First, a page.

Today marks the American Cancer Society’s 38th annual Great American Smokeout, a day in which we encourage smokers to go without smoking for one day and to start making a plan to quit smoking for good.
Quitting is a difficult but worthwhile challenge. This year alone, an estimated 224,000 new cases of lung cancer will be diagnosed in the U.S., and 159,000 Americans will die from the disease. Most, but not all, of these cases of lung cancer will be attributable to smoking. Read the following posts to learn more about smoking and lung health.
Nearly half of the world’s children are regularly exposed to second-hand smoke. Passive smoking is linked to premature births, birth defects, asthma, and lung infections.
For current or former long-term smokers, lung cancer screening should be a priority. Research has shown that new screening guidelines for the use of low-dose computed tomography (CT) should significantly reduce the number of deaths from lung cancer by improving early detection.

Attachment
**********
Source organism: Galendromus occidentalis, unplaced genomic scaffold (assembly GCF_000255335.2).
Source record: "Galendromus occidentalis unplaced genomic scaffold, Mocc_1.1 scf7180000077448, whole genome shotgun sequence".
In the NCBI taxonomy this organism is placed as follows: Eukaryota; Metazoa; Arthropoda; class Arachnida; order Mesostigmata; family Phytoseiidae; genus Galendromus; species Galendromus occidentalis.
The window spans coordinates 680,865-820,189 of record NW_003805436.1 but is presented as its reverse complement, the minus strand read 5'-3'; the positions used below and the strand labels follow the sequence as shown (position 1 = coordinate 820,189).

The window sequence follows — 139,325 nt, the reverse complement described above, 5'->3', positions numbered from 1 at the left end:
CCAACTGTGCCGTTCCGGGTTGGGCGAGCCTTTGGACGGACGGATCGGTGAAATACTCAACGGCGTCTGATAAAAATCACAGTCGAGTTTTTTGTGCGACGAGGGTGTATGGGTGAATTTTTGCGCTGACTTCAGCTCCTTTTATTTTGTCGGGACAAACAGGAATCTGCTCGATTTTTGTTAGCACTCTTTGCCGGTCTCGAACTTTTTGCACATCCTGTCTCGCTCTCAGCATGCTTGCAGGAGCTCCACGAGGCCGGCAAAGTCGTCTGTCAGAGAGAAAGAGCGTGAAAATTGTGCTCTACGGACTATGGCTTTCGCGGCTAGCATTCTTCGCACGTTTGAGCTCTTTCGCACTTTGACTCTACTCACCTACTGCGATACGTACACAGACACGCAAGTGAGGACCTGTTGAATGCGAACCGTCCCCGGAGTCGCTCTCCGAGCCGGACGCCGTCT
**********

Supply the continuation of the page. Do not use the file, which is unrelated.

With November marking Lung Cancer Awareness Month, Dr. Pasi Janne, director of the Lowe Center for Thoracic Oncology at Dana-Farber/Brigham and Women’s Cancer Center (DF/BWCC), answers some key questions about the disease.
Brigham and Women’s Hospital thoracic (chest) radiologist Francine Jacobson, MD, MPH, specializes in lung cancer prevention and screening and serves as a lung health resource for both her patients and their physicians. In this post, Dr. Jacobson offers some advice for quitting smoking.
For more advice on how to quit smoking and why you should, read the American Cancer Society’s downloadable Guide to Quitting Smoking.